The debt validation and verification topic is deserving of much more time than I am going to give it in this post. I am covering this briefly due to the question I received yesterday after publishing part of our charge off series. where one of the bullet items states:
“Avoid some of the nut job advice on the internet about handling this stage of collection”
Requesting validation of debt is a consumers right under the Fair Debt Collection Practices Act (FDCPA). More specifically section 1692g of the Act.
Debt validation requests have absolute applicability in many circumstances. You have the right to ask that a debt be validated if you do not think you owe it, or the amount asserted as due and owing is in question. In fact, your right to dispute a debt and request it be validated is required to be spelled out to you in virtually every debt collection letter you may receive from a collection company. That makes it pretty damn important!
I do not disagree with those who point to the importance of it. I absolutely disagree with nut jobs on the internet who wax on and on about how you should always request validation NO MATTER WHAT!
Here is the deal with debt validation requests by someone who wants to resolve a debt:
Don’t do it. It can back fire. Let me be clear here; I am talking about a person who wants to RESOLVE a debt placed with a debt collection agency after charge off who knows they legitimately owe the debt. When sending in a debt validation request in response to a dunning letter you receive from a debt collector, who is simply an assignee of your creditor, you may see your file get immediately kicked back to the creditor. Your creditor may then decide to escalate your account for more aggressive action such as placing the account with a debt collection law firm, which can then lead to you being sued in order to get you to pay credit card debt and other loans.
See, it backfires. Not all the time, but do you take that chance if all you want to do is get the debt behind you and move on with your life? Settling the debt while it is with the debt collection agency would allow you to put the matter to rest.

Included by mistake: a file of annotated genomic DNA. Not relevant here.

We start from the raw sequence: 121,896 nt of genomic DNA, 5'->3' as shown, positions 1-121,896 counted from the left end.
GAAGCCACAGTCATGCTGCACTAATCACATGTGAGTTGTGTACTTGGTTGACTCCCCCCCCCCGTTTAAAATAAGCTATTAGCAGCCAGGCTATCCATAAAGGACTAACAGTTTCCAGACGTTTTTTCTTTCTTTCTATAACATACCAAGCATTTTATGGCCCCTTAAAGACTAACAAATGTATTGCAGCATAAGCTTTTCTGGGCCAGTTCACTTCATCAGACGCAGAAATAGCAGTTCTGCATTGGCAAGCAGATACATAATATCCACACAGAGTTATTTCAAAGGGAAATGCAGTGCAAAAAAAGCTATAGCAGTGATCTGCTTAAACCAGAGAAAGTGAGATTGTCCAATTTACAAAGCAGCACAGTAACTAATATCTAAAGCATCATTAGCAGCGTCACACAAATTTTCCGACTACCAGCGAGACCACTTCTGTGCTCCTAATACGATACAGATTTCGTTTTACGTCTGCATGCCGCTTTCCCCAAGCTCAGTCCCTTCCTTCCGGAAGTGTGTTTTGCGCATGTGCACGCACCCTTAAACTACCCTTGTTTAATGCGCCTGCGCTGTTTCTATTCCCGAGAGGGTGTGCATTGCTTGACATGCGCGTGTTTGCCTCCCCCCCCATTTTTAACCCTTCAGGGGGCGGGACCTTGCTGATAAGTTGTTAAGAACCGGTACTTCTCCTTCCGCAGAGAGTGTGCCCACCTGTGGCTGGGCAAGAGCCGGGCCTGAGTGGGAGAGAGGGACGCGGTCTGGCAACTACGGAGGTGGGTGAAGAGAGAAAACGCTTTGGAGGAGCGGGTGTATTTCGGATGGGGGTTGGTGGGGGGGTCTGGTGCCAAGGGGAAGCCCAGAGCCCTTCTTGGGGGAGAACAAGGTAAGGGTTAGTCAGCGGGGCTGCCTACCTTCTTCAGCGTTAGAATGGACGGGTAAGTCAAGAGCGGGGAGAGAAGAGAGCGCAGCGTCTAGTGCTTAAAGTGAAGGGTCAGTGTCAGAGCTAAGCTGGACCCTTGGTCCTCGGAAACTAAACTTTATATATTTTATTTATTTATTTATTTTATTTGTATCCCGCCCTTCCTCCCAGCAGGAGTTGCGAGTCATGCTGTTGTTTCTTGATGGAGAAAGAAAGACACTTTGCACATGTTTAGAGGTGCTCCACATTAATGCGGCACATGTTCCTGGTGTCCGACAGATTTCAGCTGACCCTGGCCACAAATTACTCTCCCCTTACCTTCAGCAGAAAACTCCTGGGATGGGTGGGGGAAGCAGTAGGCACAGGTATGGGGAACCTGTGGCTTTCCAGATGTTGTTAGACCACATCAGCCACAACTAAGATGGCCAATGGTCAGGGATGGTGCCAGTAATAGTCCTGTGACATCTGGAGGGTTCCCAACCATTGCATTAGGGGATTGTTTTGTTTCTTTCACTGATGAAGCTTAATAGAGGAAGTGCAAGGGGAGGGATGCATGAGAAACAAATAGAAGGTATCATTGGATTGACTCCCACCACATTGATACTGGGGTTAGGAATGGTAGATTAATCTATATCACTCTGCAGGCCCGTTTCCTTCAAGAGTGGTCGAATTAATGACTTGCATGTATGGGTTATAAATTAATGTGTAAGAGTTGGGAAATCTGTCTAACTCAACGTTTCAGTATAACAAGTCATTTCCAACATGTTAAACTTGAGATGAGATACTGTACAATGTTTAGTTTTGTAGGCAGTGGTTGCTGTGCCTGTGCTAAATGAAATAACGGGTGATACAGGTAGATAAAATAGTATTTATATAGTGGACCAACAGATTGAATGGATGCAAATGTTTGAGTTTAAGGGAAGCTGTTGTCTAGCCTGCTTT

I should point out that requesting debt validation can be a useful tool when navigating tough financial times. For someone who cannot access the needed money, or commit to a payment plan due to limited resources, or who does not want to file bankruptcy, or needs to delay filing for some reason, debt validation has its place. Also, disputing a debt or requesting validation has great applicability when dealing with a debt buyer.
As an aside:
Consumer advocate organizations have been vocal about the need for the Fair Debt Collection laws to be updated. The FTC announced the need to update the law. The FTC effectively subpoenaed the largest debt buyers in the nation earlier this year. Collection laws and practices are being looked at in detail. This scrutiny will almost certainly result in changes to the 30 plus year old consumer protection law, bringing it current with the realities of today’s society and advances in technology. I will go out on a limb and suggest that changes to federal debt collection laws will lead to changes in how debts are assigned and what information gets passed on to a debt buyer. As a result, debt buyers will more readily be able to validate debts upon request.
Post any questions or concerns you have with debt validation in the comments below for feedback.